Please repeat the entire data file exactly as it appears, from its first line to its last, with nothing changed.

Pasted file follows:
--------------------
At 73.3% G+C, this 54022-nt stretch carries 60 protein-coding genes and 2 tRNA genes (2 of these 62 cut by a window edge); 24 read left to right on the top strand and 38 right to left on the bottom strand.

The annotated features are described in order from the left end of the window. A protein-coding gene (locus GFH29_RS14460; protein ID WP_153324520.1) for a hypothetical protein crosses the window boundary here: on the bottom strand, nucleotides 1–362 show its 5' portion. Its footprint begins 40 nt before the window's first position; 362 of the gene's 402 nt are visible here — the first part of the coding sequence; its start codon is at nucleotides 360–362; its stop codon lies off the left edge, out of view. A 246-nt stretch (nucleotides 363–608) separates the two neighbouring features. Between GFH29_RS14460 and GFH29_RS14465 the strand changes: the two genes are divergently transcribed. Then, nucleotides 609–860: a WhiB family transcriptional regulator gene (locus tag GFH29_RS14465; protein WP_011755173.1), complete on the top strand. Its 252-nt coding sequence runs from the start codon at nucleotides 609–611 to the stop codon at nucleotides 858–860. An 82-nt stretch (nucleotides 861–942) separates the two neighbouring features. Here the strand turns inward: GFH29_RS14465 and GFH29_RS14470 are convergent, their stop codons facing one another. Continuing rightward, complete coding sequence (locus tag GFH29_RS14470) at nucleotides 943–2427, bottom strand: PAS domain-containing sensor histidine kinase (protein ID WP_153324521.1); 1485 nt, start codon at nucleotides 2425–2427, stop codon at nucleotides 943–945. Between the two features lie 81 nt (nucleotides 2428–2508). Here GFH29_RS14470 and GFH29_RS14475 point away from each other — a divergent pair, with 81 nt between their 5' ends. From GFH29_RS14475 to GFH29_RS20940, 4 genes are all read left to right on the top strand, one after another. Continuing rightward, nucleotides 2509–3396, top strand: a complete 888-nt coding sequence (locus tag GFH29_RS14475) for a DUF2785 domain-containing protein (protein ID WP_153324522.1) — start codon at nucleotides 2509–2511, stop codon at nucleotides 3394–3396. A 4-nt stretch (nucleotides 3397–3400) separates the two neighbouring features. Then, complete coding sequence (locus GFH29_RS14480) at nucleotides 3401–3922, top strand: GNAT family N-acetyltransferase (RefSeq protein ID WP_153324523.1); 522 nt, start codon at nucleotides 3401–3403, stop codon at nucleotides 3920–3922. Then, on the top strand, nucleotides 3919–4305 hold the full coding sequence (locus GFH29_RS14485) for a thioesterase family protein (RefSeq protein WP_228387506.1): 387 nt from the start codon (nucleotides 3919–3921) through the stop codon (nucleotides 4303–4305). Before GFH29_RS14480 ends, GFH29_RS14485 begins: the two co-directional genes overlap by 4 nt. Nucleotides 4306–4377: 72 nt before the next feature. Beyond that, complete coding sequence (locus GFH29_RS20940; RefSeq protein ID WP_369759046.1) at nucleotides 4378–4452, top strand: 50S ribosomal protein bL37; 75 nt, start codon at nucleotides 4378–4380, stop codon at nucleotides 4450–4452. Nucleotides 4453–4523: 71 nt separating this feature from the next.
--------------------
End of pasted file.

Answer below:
At 73.3% G+C, this 54022-nt stretch carries 60 protein-coding genes and 2 tRNA genes (2 of these 62 cut by a window edge); 24 read left to right on the top strand and 38 right to left on the bottom strand.

The annotated features are described in order from the left end of the window. A protein-coding gene (locus GFH29_RS14460; protein ID WP_153324520.1) for a hypothetical protein crosses the window boundary here: on the bottom strand, nucleotides 1–362 show its 5' portion. Its footprint begins 40 nt before the window's first position; 362 of the gene's 402 nt are visible here — the first part of the coding sequence; its start codon is at nucleotides 360–362; its stop codon lies off the left edge, out of view. A 246-nt stretch (nucleotides 363–608) separates the two neighbouring features. Between GFH29_RS14460 and GFH29_RS14465 the strand changes: the two genes are divergently transcribed. Then, nucleotides 609–860: a WhiB family transcriptional regulator gene (locus tag GFH29_RS14465; protein WP_011755173.1), complete on the top strand. Its 252-nt coding sequence runs from the start codon at nucleotides 609–611 to the stop codon at nucleotides 858–860. An 82-nt stretch (nucleotides 861–942) separates the two neighbouring features. Here the strand turns inward: GFH29_RS14465 and GFH29_RS14470 are convergent, their stop codons facing one another. Continuing rightward, complete coding sequence (locus tag GFH29_RS14470) at nucleotides 943–2427, bottom strand: PAS domain-containing sensor histidine kinase (protein ID WP_153324521.1); 1485 nt, start codon at nucleotides 2425–2427, stop codon at nucleotides 943–945. Between the two features lie 81 nt (nucleotides 2428–2508). Here GFH29_RS14470 and GFH29_RS14475 point away from each other — a divergent pair, with 81 nt between their 5' ends. From GFH29_RS14475 to GFH29_RS20940, 4 genes are all read left to right on the top strand, one after another. Continuing rightward, nucleotides 2509–3396, top strand: a complete 888-nt coding sequence (locus tag GFH29_RS14475) for a DUF2785 domain-containing protein (protein ID WP_153324522.1) — start codon at nucleotides 2509–2511, stop codon at nucleotides 3394–3396. A 4-nt stretch (nucleotides 3397–3400) separates the two neighbouring features. Then, complete coding sequence (locus GFH29_RS14480) at nucleotides 3401–3922, top strand: GNAT family N-acetyltransferase (RefSeq protein ID WP_153324523.1); 522 nt, start codon at nucleotides 3401–3403, stop codon at nucleotides 3920–3922. Then, on the top strand, nucleotides 3919–4305 hold the full coding sequence (locus GFH29_RS14485) for a thioesterase family protein (RefSeq protein WP_228387506.1): 387 nt from the start codon (nucleotides 3919–3921) through the stop codon (nucleotides 4303–4305). Before GFH29_RS14480 ends, GFH29_RS14485 begins: the two co-directional genes overlap by 4 nt. Nucleotides 4306–4377: 72 nt before the next feature. Beyond that, complete coding sequence (locus GFH29_RS20940; RefSeq protein ID WP_369759046.1) at nucleotides 4378–4452, top strand: 50S ribosomal protein bL37; 75 nt, start codon at nucleotides 4378–4380, stop codon at nucleotides 4450–4452. Nucleotides 4453–4523: 71 nt separating this feature from the next.